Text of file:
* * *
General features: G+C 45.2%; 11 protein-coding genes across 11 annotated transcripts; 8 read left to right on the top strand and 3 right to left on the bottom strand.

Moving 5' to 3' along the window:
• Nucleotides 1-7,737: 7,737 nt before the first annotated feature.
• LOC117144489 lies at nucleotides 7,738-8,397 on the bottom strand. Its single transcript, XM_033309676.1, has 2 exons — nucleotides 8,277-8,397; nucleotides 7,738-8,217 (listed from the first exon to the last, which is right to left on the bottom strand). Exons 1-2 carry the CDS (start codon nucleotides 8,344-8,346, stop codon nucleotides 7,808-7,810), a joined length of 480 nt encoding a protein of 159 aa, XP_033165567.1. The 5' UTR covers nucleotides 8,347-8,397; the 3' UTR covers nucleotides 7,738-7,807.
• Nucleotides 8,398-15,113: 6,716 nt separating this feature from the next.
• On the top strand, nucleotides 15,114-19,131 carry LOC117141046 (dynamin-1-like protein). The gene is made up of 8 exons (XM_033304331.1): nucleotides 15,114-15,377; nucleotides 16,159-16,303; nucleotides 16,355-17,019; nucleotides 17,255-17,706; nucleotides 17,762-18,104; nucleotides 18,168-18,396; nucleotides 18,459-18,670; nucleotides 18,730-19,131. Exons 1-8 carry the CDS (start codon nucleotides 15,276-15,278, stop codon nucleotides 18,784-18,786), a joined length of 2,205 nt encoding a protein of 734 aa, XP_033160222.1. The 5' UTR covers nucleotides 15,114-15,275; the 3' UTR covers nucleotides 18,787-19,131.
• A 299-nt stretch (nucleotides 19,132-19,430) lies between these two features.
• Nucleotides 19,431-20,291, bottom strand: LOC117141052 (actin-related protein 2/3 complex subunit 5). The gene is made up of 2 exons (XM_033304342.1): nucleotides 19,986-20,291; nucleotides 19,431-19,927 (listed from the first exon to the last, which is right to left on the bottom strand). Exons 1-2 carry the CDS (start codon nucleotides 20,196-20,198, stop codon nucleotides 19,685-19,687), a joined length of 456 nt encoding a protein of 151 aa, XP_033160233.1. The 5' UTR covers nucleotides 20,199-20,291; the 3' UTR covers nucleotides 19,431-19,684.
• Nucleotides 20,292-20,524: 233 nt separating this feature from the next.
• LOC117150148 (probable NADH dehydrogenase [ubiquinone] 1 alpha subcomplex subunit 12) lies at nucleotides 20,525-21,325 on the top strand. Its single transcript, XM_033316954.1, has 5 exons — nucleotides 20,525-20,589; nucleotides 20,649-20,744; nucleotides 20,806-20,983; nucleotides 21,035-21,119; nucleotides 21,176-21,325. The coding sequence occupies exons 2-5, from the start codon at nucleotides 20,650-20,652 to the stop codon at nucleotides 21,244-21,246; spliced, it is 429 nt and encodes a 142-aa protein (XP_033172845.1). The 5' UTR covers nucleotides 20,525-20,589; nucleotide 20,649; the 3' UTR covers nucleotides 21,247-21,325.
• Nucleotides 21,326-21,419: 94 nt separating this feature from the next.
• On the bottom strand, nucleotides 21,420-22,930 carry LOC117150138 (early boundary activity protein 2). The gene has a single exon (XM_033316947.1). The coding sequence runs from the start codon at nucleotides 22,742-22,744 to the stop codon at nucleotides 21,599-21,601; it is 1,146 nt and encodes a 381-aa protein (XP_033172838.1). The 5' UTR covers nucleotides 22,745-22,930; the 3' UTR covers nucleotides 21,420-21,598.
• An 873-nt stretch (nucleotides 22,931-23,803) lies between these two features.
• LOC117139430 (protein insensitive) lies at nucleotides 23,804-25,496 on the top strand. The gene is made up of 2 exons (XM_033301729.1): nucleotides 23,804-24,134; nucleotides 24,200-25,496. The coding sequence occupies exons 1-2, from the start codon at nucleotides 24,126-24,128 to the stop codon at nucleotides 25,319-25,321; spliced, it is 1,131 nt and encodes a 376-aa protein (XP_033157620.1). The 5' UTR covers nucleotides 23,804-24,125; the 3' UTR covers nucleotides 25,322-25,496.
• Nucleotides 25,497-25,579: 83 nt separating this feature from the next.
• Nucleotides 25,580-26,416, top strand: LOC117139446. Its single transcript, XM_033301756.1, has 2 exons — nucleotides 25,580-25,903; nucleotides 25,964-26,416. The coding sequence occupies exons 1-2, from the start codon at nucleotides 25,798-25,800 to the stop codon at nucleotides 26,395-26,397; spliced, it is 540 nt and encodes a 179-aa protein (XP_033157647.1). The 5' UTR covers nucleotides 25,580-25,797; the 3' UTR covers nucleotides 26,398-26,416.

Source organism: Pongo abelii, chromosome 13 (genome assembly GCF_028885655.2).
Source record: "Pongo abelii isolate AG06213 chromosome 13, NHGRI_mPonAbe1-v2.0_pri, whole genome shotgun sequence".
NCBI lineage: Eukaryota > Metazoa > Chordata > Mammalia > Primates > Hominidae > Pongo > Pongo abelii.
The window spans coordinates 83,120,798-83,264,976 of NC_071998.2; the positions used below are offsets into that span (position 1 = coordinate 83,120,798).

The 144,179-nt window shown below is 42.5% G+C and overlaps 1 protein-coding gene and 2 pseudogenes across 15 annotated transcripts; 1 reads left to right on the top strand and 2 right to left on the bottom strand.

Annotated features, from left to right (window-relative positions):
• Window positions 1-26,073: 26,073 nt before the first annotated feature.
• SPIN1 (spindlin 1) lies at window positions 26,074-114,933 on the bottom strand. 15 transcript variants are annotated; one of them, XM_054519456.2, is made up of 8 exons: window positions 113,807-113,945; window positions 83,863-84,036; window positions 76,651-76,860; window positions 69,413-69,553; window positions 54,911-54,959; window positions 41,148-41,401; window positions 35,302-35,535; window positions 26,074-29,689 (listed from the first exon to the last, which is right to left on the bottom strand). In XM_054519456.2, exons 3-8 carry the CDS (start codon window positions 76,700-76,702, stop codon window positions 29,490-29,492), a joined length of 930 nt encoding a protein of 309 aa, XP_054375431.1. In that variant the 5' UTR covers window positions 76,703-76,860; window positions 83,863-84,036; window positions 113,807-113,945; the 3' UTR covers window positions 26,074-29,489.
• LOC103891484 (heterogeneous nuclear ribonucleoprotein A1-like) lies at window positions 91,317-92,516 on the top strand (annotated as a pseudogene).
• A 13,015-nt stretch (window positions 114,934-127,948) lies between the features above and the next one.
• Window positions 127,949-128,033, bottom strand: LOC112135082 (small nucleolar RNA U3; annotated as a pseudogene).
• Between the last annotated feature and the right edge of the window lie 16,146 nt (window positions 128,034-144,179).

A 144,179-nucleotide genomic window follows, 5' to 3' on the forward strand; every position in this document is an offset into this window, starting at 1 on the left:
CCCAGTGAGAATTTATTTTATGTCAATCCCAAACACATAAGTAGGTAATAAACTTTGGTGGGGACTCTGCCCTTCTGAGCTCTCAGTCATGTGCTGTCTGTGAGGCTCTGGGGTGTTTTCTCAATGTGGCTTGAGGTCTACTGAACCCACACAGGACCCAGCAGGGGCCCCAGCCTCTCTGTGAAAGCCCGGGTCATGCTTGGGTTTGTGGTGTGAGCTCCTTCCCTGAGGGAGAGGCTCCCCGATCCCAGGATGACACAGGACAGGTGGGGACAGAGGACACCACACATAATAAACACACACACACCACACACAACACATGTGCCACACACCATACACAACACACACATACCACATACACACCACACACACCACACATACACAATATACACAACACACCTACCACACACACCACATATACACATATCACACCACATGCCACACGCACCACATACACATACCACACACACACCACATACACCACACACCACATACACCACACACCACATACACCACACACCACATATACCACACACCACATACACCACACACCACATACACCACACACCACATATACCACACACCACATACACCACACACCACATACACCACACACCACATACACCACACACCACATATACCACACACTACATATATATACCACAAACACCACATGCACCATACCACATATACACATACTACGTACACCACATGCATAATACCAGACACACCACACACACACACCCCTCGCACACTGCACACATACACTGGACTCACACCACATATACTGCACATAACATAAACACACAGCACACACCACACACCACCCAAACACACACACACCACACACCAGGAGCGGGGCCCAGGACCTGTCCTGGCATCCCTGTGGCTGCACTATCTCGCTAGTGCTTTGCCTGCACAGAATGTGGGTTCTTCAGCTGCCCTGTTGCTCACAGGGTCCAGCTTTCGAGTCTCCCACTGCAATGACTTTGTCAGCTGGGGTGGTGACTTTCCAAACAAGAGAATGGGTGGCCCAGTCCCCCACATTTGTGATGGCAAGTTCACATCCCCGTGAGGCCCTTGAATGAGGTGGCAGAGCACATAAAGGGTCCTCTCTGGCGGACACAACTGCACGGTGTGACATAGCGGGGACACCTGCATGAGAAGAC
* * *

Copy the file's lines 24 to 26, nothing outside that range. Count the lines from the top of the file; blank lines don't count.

• SPIN1 (spindlin 1) lies at window positions 26,074-114,933 on the bottom strand. 15 transcript variants are annotated; one of them, XM_054519456.2, is made up of 8 exons: window positions 113,807-113,945; window positions 83,863-84,036; window positions 76,651-76,860; window positions 69,413-69,553; window positions 54,911-54,959; window positions 41,148-41,401; window positions 35,302-35,535; window positions 26,074-29,689 (listed from the first exon to the last, which is right to left on the bottom strand). In XM_054519456.2, exons 3-8 carry the CDS (start codon window positions 76,700-76,702, stop codon window positions 29,490-29,492), a joined length of 930 nt encoding a protein of 309 aa, XP_054375431.1. In that variant the 5' UTR covers window positions 76,703-76,860; window positions 83,863-84,036; window positions 113,807-113,945; the 3' UTR covers window positions 26,074-29,489.
• LOC103891484 (heterogeneous nuclear ribonucleoprotein A1-like) lies at window positions 91,317-92,516 on the top strand (annotated as a pseudogene).
• A 13,015-nt stretch (window positions 114,934-127,948) lies between the features above and the next one.